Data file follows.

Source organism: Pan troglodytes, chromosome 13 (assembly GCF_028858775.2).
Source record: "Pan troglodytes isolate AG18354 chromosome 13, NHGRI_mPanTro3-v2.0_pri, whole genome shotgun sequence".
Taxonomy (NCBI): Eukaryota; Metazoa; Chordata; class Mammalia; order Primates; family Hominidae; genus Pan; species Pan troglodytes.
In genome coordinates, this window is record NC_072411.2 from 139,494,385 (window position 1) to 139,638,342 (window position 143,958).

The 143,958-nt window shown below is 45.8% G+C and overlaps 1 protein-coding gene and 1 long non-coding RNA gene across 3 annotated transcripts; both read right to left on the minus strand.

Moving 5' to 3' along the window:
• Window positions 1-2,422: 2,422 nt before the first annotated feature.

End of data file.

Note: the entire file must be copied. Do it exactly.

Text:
Source organism: Pan troglodytes, chromosome 13 (assembly GCF_028858775.2).
Source record: "Pan troglodytes isolate AG18354 chromosome 13, NHGRI_mPanTro3-v2.0_pri, whole genome shotgun sequence".
Taxonomy (NCBI): Eukaryota; Metazoa; Chordata; class Mammalia; order Primates; family Hominidae; genus Pan; species Pan troglodytes.
In genome coordinates, this window is record NC_072411.2 from 139,494,385 (window position 1) to 139,638,342 (window position 143,958).

The 143,958-nt window shown below is 45.8% G+C and overlaps 1 protein-coding gene and 1 long non-coding RNA gene across 3 annotated transcripts; both read right to left on the minus strand.

Moving 5' to 3' along the window:
• Window positions 1-2,422: 2,422 nt before the first annotated feature.